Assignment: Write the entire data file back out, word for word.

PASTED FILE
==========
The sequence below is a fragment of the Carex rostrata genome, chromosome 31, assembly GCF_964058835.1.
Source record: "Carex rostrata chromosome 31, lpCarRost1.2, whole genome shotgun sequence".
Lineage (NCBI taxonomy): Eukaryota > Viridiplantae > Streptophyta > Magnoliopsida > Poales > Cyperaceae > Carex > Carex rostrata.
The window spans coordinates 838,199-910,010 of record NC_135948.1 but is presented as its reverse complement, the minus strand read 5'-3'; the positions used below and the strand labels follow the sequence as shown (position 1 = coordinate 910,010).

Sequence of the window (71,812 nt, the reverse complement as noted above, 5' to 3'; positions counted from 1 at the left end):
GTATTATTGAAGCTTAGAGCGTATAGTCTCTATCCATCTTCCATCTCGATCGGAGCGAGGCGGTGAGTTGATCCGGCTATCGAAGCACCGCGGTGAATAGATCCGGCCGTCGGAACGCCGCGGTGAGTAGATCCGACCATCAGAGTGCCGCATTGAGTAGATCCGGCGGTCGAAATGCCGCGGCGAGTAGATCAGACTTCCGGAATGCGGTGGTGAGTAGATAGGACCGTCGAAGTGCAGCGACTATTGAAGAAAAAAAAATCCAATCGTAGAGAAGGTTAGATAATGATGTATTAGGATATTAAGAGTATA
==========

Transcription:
The sequence below is a fragment of the Carex rostrata genome, chromosome 31, assembly GCF_964058835.1.
Source record: "Carex rostrata chromosome 31, lpCarRost1.2, whole genome shotgun sequence".
Lineage (NCBI taxonomy): Eukaryota > Viridiplantae > Streptophyta > Magnoliopsida > Poales > Cyperaceae > Carex > Carex rostrata.
The window spans coordinates 838,199-910,010 of record NC_135948.1 but is presented as its reverse complement, the minus strand read 5'-3'; the positions used below and the strand labels follow the sequence as shown (position 1 = coordinate 910,010).

Sequence of the window (71,812 nt, the reverse complement as noted above, 5' to 3'; positions counted from 1 at the left end):
GTATTATTGAAGCTTAGAGCGTATAGTCTCTATCCATCTTCCATCTCGATCGGAGCGAGGCGGTGAGTTGATCCGGCTATCGAAGCACCGCGGTGAATAGATCCGGCCGTCGGAACGCCGCGGTGAGTAGATCCGACCATCAGAGTGCCGCATTGAGTAGATCCGGCGGTCGAAATGCCGCGGCGAGTAGATCAGACTTCCGGAATGCGGTGGTGAGTAGATAGGACCGTCGAAGTGCAGCGACTATTGAAGAAAAAAAAATCCAATCGTAGAGAAGGTTAGATAATGATGTATTAGGATATTAAGAGTATA